Digital transformation: 4 ways to build a culture of commitment

Do your people feel committed to and emotionally engaged with the mission at hand? It’s important for digital teams, since this spurs new ideas and shared practices for reaching goals
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Having a clear and communicated strategy is all well and good. But the key to transformation, particularly when it comes to changing organizational culture, is an actionable commitment, says Elizabeth Doty, founder of consultancy Leadership Momentum.

How does an organization go from strategy to action? Doty says creating a “culture of commitment” is key. “A culture of commitment is one where people have an internal feeling of commitment and emotional engagement with the mission, and where they have shared practices for making and keeping their individual and team commitments. 

“Our feeling of commitment pushes us to aim higher, raise the bar, and invent new ways of delivering on the mission.”

“Our feeling of commitment pushes us to aim higher, raise the bar, and invent new ways of delivering on the mission,” she continues. “And the practice of actively managing commitments pushes us to treat our word as sacred, to say yes when we can deliver and no when we cannot.”

A culture of commitment can be a key leverage point for IT leaders dealing with increasing demands for digital change within the enterprise – not simply because it energizes and inspires employees and enables reliable execution. It also builds trust, both within IT and between IT and the rest of the business.

“Fail on that and all of your efforts to listen, consider others’ views, or care about their interests don’t make a difference,” Doty notes. “When teams and departments are clear and direct about what they can and cannot do, they build trust and accountability and improve coordination.” Trust is particularly low when there is poor commitment-keeping between functions or business units, she points out.

[ Read also: 3 kinds of employees who hurt transformation momentum. ]

Doty offers four tips to create a culture of trust:

1. Determine the specific commitments you want 

“One paradox is that leaders often want more commitment but are not quite clear on the specific commitments they are asking people to make or keep,” says Doty.

IT leaders should begin by thinking through exactly what one or two principles or behaviors they want to encourage with both individuals and teams. “It should be something concrete and meaningful, such as, ‘I am asking you to be sure we do everything in our power to sign on that new engineering candidate with specialized skills,’ for example.”

2. Never bully others to commit

“One common pitfall is cornering people into making a commitment with the implied or real threat of embarrassment or ridicule if they do not say yes,” Doty says. “What you want are freely chosen commitments in an environment where excellent and aspiration are expected and rewarded.” Be sure to make the commitment a choice.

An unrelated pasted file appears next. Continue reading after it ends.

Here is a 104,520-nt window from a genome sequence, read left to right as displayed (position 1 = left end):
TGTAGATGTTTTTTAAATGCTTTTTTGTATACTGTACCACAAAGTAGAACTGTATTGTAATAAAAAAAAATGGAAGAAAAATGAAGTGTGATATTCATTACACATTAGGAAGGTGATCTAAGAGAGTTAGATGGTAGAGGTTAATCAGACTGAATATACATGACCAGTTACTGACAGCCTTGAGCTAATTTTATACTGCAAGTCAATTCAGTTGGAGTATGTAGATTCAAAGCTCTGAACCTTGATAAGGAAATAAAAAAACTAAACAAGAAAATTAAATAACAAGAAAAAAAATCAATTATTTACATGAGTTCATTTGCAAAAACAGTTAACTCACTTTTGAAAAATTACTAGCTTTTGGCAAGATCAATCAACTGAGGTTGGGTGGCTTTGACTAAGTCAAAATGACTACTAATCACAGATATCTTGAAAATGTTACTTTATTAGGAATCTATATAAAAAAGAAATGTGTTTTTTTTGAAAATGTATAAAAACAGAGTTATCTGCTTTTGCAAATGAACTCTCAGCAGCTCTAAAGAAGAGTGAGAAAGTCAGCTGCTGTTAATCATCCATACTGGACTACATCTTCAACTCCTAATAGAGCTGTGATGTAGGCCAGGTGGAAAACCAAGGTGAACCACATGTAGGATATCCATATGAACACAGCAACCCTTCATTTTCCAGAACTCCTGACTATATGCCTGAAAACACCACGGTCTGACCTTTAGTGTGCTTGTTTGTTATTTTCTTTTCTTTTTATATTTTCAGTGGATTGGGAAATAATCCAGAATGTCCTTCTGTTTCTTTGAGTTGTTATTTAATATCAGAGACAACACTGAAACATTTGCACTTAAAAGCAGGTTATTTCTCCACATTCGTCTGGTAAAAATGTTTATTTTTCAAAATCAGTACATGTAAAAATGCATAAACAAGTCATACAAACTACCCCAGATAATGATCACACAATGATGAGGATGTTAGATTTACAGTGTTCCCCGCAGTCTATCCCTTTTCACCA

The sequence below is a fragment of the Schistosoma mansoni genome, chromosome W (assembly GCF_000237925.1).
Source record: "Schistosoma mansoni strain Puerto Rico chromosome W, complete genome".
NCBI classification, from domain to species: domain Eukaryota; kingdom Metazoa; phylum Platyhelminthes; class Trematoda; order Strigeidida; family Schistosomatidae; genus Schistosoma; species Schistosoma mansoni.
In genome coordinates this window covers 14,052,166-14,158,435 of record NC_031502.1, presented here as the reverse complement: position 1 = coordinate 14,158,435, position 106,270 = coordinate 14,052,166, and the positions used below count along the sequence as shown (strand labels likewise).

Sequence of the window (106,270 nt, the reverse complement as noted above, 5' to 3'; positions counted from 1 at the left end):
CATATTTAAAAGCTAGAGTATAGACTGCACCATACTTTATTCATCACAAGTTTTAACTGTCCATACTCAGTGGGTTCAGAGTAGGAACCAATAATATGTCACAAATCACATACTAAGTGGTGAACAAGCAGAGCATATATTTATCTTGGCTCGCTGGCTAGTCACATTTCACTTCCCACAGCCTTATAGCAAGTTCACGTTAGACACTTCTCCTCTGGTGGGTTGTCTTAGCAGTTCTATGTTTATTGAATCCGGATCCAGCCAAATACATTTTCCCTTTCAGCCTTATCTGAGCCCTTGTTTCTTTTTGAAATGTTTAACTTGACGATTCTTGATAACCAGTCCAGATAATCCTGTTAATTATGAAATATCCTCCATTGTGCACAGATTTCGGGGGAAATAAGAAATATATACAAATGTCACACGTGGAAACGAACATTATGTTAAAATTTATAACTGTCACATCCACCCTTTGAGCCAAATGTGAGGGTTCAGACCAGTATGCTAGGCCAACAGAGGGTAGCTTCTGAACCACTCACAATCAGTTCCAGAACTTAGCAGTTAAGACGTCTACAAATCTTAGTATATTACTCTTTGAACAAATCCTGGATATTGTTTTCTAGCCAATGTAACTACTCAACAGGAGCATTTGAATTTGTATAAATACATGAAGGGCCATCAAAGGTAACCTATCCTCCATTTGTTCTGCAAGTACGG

Consider saying, for example, “Here’s what I’m asking you to sign up for. Can you take it on? And what would you need from or us to be able to say yes and follow through.” In that way, she says, the employee is accepting a mission rather than fulfilling an obligation.

[ Do you communicate effectively? See 12 bad communication habits to break in IT. ]

3. Figure out your role, from support to resources

“The second step is to ask what commitment they might need from you in order to say yes and commit,” says Doty. That may be something like additional resources, support, advice, or path-clearing.

“Leaders often miss the ways they slip in their part of an agreement, and this telegraphs a double standard or no real commitment to keeping commitments.”

4. Follow through to the end

Follow the process through to the end and celebrate the outcomes. “Highlight a real example or two with others in order to describe the type of culture you are looking for,” Doty advises, “and invite others to do the same.”

Sustained attention to commitments over time is critical. “If others deliver and it is not noticed, or fail to deliver and are not held accountable, the CIO or IT leader is subtly communicating that it is ok to be sloppy about our word around here.”

[ Get The Open Organization Workbook, a free download with advice from more than 25 experts on building transparent, collaborative organizations. ]

Stephanie Overby is an award-winning reporter and editor with more than twenty years of professional journalism experience. For the last decade, her work has focused on the intersection of business and technology. She lives in Boston, Mass.